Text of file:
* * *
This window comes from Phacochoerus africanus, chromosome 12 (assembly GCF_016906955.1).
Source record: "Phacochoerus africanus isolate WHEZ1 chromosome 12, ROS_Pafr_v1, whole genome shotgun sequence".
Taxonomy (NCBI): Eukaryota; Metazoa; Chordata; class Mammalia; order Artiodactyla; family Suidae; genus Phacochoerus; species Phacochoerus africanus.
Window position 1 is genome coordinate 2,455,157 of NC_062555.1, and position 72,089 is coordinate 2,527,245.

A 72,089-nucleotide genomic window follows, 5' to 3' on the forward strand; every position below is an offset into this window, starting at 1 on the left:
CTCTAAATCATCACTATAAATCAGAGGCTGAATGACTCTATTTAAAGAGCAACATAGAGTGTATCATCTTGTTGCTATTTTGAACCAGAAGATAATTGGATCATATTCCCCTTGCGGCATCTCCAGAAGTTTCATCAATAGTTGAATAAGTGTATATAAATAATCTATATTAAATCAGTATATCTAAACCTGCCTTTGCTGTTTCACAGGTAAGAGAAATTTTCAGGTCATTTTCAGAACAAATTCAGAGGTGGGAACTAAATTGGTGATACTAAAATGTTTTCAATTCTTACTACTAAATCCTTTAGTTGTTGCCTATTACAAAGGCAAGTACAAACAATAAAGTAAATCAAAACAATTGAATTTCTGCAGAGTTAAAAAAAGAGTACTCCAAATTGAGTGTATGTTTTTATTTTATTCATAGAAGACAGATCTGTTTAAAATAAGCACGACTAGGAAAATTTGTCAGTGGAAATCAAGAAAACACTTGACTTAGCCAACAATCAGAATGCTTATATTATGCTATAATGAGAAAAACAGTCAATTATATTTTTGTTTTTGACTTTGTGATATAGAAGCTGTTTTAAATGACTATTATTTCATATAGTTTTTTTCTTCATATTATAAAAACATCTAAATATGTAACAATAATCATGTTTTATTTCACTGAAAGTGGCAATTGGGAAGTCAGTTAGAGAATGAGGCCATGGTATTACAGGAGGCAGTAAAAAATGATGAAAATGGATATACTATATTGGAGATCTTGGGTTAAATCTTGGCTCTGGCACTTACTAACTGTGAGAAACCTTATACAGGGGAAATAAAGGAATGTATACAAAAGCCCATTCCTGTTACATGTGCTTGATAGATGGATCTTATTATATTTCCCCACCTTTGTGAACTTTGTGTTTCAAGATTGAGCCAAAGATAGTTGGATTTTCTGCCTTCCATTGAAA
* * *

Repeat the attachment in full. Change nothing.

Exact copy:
This window comes from Phacochoerus africanus, chromosome 12 (assembly GCF_016906955.1).
Source record: "Phacochoerus africanus isolate WHEZ1 chromosome 12, ROS_Pafr_v1, whole genome shotgun sequence".
Taxonomy (NCBI): Eukaryota; Metazoa; Chordata; class Mammalia; order Artiodactyla; family Suidae; genus Phacochoerus; species Phacochoerus africanus.
Window position 1 is genome coordinate 2,455,157 of NC_062555.1, and position 72,089 is coordinate 2,527,245.

A 72,089-nucleotide genomic window follows, 5' to 3' on the forward strand; every position below is an offset into this window, starting at 1 on the left:
CTCTAAATCATCACTATAAATCAGAGGCTGAATGACTCTATTTAAAGAGCAACATAGAGTGTATCATCTTGTTGCTATTTTGAACCAGAAGATAATTGGATCATATTCCCCTTGCGGCATCTCCAGAAGTTTCATCAATAGTTGAATAAGTGTATATAAATAATCTATATTAAATCAGTATATCTAAACCTGCCTTTGCTGTTTCACAGGTAAGAGAAATTTTCAGGTCATTTTCAGAACAAATTCAGAGGTGGGAACTAAATTGGTGATACTAAAATGTTTTCAATTCTTACTACTAAATCCTTTAGTTGTTGCCTATTACAAAGGCAAGTACAAACAATAAAGTAAATCAAAACAATTGAATTTCTGCAGAGTTAAAAAAAGAGTACTCCAAATTGAGTGTATGTTTTTATTTTATTCATAGAAGACAGATCTGTTTAAAATAAGCACGACTAGGAAAATTTGTCAGTGGAAATCAAGAAAACACTTGACTTAGCCAACAATCAGAATGCTTATATTATGCTATAATGAGAAAAACAGTCAATTATATTTTTGTTTTTGACTTTGTGATATAGAAGCTGTTTTAAATGACTATTATTTCATATAGTTTTTTTCTTCATATTATAAAAACATCTAAATATGTAACAATAATCATGTTTTATTTCACTGAAAGTGGCAATTGGGAAGTCAGTTAGAGAATGAGGCCATGGTATTACAGGAGGCAGTAAAAAATGATGAAAATGGATATACTATATTGGAGATCTTGGGTTAAATCTTGGCTCTGGCACTTACTAACTGTGAGAAACCTTATACAGGGGAAATAAAGGAATGTATACAAAAGCCCATTCCTGTTACATGTGCTTGATAGATGGATCTTATTATATTTCCCCACCTTTGTGAACTTTGTGTTTCAAGATTGAGCCAAAGATAGTTGGATTTTCTGCCTTCCATTGAAA